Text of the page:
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|January 24, 1998||
RootsMadhuri V Krishnan
The stringy clutch of lights flickered and leapt atop the bands of white that darkened downward. Slowly, inexorably, the candles, with their slim and soft and white fingers lengthening, sank slowly towards the lace-covered mantelpiece.
Diedree Lobo's soprano voice rose in the praise of god as people shuffled and settled into the wooden pews. Some in the flock fingered their rosaries, all looked strange in the unreal light beneath the stained glass above. Midnight mass was about to begin.
I was sharing the experience with a school friend named Carol, and the image of those devout Anglo-Indians, their heads bowed in prayer, remains with me, like a cherished dream.
I didn't know the figures then but there are only 200,000 Anglo-Indians left in India, mostly in urban Calcutta, Bangalore and Bombay. A huge majority, Carol included, migrated to what they thought were safer havens, like the UK, New Zealand and Australia. They were seeking economic stability and, more importantly, self-esteem.
Now many of them are back. For the Fourth Anglo-Indian International Reunion in Bangalore.
It began badly with about 50 Anglo-Indian protesting outside the venue that they were deprived participation because they were poor. Matthew, a spokesperson for the protesters, gave vent to their feelings: "The fees for one day of the four-day conference is Rs 1,000; some of us don't get proper food to eat. How can we afford this money?"
Inside the Ashoka, it was another story. Jim Reeves crooned through oversized speakers placed in the corner of a banquet hall packed with chairs cased in red velvet. About a thousand men and women had gathered, all clad in chiffons, tuxedoes... All exuding an urbane sense of jollity. Some members of the gathering moved around with cameras in tow, waiting, watching to capture the mood that would suit their sense of nostalgia, of identity.
"Could that be aunt Lisa from Montreal or that, cousin Ashley from Melbourne?" "Doesn't he look like Uncle Josh?" With hopes of being happily surprised the visitors eagerly scanned the crowd.
Among the Indians were model Marc Robinson, singer Ashley Powell, swimmers Nisha Millet and Maria Johnson, jockey Sinclair Marshall, world billiards champion Wilson Jones, Ms World Diana Hayden, Archbishop David Johnson, cricketer Roger Binny, MP Neil O'Brien, quiz master Derek O'Brien... The cream of the Indian Anglo-Indians. Unlike those standing outside.
Among the people who weren't there were the four chief guests, Karnataka Chief Minister J H Patel, Deputy Chief Minister Siddaramaiah, Minister for Social Welfare Krishna Reddy and Minister of State for Culture and Tourism Leeladevi Prasad. Clear evidence of the kind of respect the Anglo-Indian community calls for from the mighty.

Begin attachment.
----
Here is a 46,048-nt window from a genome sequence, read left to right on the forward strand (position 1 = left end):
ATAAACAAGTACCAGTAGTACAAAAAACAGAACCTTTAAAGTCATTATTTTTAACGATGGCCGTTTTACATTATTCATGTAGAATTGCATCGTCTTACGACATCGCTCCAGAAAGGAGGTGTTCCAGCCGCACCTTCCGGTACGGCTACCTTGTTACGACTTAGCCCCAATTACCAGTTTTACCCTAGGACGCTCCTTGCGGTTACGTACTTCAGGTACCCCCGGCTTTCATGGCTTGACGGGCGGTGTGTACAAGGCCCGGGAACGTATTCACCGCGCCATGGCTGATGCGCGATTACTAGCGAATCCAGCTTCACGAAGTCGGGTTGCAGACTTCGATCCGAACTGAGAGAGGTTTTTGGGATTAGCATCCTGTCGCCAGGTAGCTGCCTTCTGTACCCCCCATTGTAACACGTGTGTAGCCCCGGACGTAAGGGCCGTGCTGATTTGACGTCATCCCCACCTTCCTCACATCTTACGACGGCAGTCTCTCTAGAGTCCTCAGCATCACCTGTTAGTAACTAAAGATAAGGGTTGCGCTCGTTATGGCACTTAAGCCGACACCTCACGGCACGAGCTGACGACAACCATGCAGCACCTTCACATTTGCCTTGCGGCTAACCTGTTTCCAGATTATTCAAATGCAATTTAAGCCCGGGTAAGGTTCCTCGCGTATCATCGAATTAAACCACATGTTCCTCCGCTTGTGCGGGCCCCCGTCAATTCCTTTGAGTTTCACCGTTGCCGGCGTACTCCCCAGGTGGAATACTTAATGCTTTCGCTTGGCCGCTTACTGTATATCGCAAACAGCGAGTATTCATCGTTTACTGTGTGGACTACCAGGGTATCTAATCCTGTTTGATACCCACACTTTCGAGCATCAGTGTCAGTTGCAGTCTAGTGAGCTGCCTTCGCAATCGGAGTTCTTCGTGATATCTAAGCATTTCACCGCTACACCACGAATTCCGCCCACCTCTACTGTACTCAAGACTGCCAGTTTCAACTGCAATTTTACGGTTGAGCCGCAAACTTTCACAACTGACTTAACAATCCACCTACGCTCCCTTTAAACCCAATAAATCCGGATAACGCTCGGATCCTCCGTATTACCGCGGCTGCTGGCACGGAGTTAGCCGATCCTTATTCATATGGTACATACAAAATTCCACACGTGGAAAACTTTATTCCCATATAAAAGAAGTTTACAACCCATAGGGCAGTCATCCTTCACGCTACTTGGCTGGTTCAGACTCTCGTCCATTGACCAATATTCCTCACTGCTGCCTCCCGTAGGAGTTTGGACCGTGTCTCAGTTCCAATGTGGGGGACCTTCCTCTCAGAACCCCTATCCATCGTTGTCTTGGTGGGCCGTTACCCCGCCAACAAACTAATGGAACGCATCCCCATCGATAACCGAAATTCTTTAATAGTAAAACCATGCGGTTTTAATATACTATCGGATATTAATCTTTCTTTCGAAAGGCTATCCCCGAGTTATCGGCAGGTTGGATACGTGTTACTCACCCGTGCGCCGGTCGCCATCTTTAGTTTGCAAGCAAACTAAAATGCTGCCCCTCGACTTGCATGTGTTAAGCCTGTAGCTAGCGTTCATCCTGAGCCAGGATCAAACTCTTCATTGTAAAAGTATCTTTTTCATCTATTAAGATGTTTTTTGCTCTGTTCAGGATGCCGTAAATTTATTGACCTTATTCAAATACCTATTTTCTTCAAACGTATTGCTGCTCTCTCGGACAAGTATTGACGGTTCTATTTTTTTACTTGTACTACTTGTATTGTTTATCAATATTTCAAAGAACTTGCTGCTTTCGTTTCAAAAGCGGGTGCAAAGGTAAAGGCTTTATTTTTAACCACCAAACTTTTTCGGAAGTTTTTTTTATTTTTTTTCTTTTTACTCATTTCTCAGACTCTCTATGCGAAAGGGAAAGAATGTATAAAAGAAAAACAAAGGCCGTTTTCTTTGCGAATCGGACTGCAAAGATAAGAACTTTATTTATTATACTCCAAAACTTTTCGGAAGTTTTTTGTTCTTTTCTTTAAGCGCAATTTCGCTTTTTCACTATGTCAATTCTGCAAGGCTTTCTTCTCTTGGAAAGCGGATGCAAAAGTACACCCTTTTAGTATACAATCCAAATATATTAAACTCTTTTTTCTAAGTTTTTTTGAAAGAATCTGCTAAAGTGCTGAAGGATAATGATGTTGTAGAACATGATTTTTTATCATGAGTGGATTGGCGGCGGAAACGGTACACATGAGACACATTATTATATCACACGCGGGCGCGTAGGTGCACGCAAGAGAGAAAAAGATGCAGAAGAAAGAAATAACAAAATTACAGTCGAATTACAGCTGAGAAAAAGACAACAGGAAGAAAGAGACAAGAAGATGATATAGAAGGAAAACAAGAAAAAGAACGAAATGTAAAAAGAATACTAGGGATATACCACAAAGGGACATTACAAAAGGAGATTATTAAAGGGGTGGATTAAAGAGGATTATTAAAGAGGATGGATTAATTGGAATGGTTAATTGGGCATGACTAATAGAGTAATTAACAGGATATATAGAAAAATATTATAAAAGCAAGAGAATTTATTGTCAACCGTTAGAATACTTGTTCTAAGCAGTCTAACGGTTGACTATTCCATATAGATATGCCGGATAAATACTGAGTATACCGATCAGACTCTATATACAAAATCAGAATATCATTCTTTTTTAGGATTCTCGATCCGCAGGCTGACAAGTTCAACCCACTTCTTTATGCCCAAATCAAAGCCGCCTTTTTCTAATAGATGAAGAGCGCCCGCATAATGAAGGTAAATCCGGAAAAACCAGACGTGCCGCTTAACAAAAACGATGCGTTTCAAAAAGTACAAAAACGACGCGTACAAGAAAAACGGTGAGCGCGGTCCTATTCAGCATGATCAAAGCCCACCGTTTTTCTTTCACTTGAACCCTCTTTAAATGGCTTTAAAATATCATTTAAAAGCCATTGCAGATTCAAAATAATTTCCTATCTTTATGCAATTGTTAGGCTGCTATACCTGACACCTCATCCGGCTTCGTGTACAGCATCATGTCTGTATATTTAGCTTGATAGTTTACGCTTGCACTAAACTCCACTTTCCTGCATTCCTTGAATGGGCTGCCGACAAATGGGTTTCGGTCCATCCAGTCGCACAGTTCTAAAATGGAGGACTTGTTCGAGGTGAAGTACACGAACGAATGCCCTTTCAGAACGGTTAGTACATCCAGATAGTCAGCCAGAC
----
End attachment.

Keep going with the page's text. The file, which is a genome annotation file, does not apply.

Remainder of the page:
By the next morning, the delegates had recovered sufficiently from their early bewilderment to feel the slights to them and the Anglo-Indians outside.
Why weren't their poorer brethren accommodated? Hadn't they been distinctly informed that fees collected from them would subsidise the fees for the poor Anglo-Indians? Where was all their money going? There were more questions.
Joss Fernandez, chairperson of the All India Anglo-Indian Association, fielded the volley rather well. A five-star meal, he said, costs money. Some can afford it, some can't.
Why hold a five star dinner at all, asked some in the creamy layer. All they wanted to do was meet fellow Anglo-Indians and discuss the problems they faced in India.
After some more argument and plenty of baleful glares, a way out, more a conscience-salve was offered by Errol James of Australia.
"I know the money meant for Anglo-Indians is locked up in the Frank Anthony Trust. Let's get some lawyers to loosen those knots instead of that money gaining compound interest year after year. Let's channelise it to benefit the really needy Anglos in India." The Frank Anthony Trust was set up 20 years ago by Anglo-Indian philanthropist Frank Anthony -- a hero for some, a dictator according to others -- to aid the Anglo-Indian. But though funds sent by NRI Anglo-Indians were used to subsidise education, the rest of the money remained untouched.
Other issues raised included poverty, unemployment and lack of housing.
"Before 1961 -- when the Indian army moved into Goa -- Anglo-Indians had many benefits in the form of reservations. So you found us in the services, the army, navy and air force, nursing and railways, as secretaries and air hostesses. You name it, we were there. But in 1961 all reservations stopped. This was a blow to Anglo Indians, from where they went downhill," That was Heidi Rego, MP.
She concedes that the Karnataka government has given Anglo-Indians a number of educational reservations. But not any other state. But even here, none of the chief guests felt it worth to attend the reunion.